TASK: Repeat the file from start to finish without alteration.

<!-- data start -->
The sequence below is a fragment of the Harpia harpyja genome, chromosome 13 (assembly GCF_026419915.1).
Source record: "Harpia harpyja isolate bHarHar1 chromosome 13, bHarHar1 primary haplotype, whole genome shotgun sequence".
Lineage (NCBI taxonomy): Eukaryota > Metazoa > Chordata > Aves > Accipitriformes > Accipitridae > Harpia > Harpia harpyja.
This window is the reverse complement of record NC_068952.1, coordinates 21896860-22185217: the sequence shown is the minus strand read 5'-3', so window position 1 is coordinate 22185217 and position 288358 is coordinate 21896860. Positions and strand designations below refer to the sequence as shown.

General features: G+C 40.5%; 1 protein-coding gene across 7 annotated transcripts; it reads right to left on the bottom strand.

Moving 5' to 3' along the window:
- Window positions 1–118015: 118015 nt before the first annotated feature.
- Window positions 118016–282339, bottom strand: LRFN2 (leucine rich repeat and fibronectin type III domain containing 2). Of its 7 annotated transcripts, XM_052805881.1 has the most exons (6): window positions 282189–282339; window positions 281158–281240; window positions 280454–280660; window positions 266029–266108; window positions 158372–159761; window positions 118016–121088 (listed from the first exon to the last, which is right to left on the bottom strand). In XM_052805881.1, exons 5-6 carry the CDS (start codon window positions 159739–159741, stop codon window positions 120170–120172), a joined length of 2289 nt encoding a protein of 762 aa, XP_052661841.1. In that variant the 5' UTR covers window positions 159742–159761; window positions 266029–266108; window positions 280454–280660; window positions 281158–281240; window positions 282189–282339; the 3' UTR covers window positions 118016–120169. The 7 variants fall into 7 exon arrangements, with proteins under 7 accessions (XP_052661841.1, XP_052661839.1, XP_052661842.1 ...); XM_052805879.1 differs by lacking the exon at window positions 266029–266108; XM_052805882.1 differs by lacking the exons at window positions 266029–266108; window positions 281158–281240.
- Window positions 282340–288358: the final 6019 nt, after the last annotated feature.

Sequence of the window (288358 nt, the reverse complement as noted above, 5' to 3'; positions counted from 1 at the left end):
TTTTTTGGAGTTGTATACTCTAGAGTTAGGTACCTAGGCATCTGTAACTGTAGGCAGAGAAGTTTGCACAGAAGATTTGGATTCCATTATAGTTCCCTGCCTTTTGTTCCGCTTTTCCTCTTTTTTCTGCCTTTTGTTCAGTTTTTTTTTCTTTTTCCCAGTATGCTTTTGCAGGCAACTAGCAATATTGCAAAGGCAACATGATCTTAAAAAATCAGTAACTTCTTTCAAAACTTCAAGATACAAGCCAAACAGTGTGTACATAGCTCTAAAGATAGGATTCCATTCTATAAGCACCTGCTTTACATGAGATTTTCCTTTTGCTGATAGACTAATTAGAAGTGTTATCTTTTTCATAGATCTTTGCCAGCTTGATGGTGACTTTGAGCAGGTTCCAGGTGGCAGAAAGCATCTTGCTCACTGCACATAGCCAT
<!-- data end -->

The sequence below is a fragment of the Harpia harpyja genome, chromosome 13 (assembly GCF_026419915.1).
Source record: "Harpia harpyja isolate bHarHar1 chromosome 13, bHarHar1 primary haplotype, whole genome shotgun sequence".
Lineage (NCBI taxonomy): Eukaryota > Metazoa > Chordata > Aves > Accipitriformes > Accipitridae > Harpia > Harpia harpyja.
This window is the reverse complement of record NC_068952.1, coordinates 21896860-22185217: the sequence shown is the minus strand read 5'-3', so window position 1 is coordinate 22185217 and position 288358 is coordinate 21896860. Positions and strand designations below refer to the sequence as shown.

General features: G+C 40.5%; 1 protein-coding gene across 7 annotated transcripts; it reads right to left on the bottom strand.

Moving 5' to 3' along the window:
- Window positions 1–118015: 118015 nt before the first annotated feature.
- Window positions 118016–282339, bottom strand: LRFN2 (leucine rich repeat and fibronectin type III domain containing 2). Of its 7 annotated transcripts, XM_052805881.1 has the most exons (6): window positions 282189–282339; window positions 281158–281240; window positions 280454–280660; window positions 266029–266108; window positions 158372–159761; window positions 118016–121088 (listed from the first exon to the last, which is right to left on the bottom strand). In XM_052805881.1, exons 5-6 carry the CDS (start codon window positions 159739–159741, stop codon window positions 120170–120172), a joined length of 2289 nt encoding a protein of 762 aa, XP_052661841.1. In that variant the 5' UTR covers window positions 159742–159761; window positions 266029–266108; window positions 280454–280660; window positions 281158–281240; window positions 282189–282339; the 3' UTR covers window positions 118016–120169. The 7 variants fall into 7 exon arrangements, with proteins under 7 accessions (XP_052661841.1, XP_052661839.1, XP_052661842.1 ...); XM_052805879.1 differs by lacking the exon at window positions 266029–266108; XM_052805882.1 differs by lacking the exons at window positions 266029–266108; window positions 281158–281240.
- Window positions 282340–288358: the final 6019 nt, after the last annotated feature.

Sequence of the window (288358 nt, the reverse complement as noted above, 5' to 3'; positions counted from 1 at the left end):
TTTTTTGGAGTTGTATACTCTAGAGTTAGGTACCTAGGCATCTGTAACTGTAGGCAGAGAAGTTTGCACAGAAGATTTGGATTCCATTATAGTTCCCTGCCTTTTGTTCCGCTTTTCCTCTTTTTTCTGCCTTTTGTTCAGTTTTTTTTTCTTTTTCCCAGTATGCTTTTGCAGGCAACTAGCAATATTGCAAAGGCAACATGATCTTAAAAAATCAGTAACTTCTTTCAAAACTTCAAGATACAAGCCAAACAGTGTGTACATAGCTCTAAAGATAGGATTCCATTCTATAAGCACCTGCTTTACATGAGATTTTCCTTTTGCTGATAGACTAATTAGAAGTGTTATCTTTTTCATAGATCTTTGCCAGCTTGATGGTGACTTTGAGCAGGTTCCAGGTGGCAGAAAGCATCTTGCTCACTGCACATAGCCAT